Finally, ask your students to write an essay on what giving they would do if they ever were to become a celebrity and “be rich”.

10. Set Up a Christmas Product Taste Testing

There are so many name-brand products that come out with Christmas flavors near the holidays. Like Oreo Peppermint Bark Sandwich Cookies, Eggnog Pancake mix, and Toasty Vanilla M&Ms.

Grab a bunch of these products, and divvy them up – one for each table station.

Break your class up into groups, and have each group rotate through the taste-testing stations.

Have them write down answers to a few questions at each table, such as if they think the product was a good idea. On a scale of 1-10, how good does it taste compared to the original? Do they think it will increase sales? Why do they think the company came out with this product?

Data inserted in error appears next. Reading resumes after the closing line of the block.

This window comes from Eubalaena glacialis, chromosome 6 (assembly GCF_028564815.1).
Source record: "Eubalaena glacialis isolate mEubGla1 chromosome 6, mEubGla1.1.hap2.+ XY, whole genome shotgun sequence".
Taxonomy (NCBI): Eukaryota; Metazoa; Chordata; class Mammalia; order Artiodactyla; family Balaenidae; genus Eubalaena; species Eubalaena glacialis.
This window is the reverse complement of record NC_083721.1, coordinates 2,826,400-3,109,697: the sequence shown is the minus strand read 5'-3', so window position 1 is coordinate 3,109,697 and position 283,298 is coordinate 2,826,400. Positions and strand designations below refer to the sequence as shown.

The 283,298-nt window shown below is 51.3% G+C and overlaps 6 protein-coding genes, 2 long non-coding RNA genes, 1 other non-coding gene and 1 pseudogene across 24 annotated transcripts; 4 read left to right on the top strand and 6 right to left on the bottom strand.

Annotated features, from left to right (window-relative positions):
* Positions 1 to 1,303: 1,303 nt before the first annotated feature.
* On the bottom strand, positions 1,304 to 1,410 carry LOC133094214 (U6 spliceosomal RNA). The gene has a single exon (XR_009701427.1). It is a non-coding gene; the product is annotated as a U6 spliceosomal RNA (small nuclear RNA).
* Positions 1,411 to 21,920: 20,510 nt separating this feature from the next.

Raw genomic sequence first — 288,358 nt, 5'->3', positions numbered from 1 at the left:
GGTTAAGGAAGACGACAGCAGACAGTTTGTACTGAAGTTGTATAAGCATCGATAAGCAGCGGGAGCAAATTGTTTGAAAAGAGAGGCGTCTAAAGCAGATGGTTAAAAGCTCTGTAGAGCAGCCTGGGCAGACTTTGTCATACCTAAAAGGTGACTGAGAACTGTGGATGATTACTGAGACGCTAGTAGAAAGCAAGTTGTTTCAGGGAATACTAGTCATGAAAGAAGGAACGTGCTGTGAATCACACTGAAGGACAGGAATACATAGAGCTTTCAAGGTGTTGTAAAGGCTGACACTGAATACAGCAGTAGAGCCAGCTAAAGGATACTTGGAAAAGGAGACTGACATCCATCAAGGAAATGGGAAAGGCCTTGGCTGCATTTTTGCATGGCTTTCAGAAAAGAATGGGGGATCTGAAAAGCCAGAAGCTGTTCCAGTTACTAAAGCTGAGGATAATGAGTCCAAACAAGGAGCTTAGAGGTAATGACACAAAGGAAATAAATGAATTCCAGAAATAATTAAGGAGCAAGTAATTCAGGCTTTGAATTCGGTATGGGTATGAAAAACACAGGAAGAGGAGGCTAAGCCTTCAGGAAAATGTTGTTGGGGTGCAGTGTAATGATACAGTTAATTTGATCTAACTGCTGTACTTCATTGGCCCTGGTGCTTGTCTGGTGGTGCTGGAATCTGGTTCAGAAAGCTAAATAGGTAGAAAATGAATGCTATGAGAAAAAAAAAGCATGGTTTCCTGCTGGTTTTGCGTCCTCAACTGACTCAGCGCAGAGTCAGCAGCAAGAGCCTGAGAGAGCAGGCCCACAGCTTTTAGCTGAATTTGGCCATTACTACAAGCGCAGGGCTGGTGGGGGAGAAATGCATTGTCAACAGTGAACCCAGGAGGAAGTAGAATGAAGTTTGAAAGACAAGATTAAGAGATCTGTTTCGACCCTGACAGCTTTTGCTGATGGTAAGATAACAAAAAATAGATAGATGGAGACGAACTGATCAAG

The class can then vote on the winning product(s).

11. Do a Christmas Seasonal Jobs Hunt

Teens typically think about how to get their hands on more money, and one of those ways is to get seasonal or summer jobs.

It would be an interesting activity for teens to hunt for what types of jobs typically pop up around Christmas time.

You could explain to them what a seasonal job is. Why are they short-term only?

Have them calculate how much they would earn if they took a seasonal job (here’s a paycheck calculator), and how many hours they would have to work for that money.

Debate the pros and cons of taking a job around Christmas time.  

Hint: My Teen Job Lab can help a lot with the teen job hunt.

12. Complete an “Evolution of Christmas Celebrations” Project

Some things about Christmas have remained the same over the decades and centuries.

And other things? Well, they’ve changed.

Have your students complete a project highlighting the changes in how Christmas is celebrated over the years.

They can do things like:

  • Interview their grandparents, parents, and elderly family members about things they did for Christmas as a child vs. now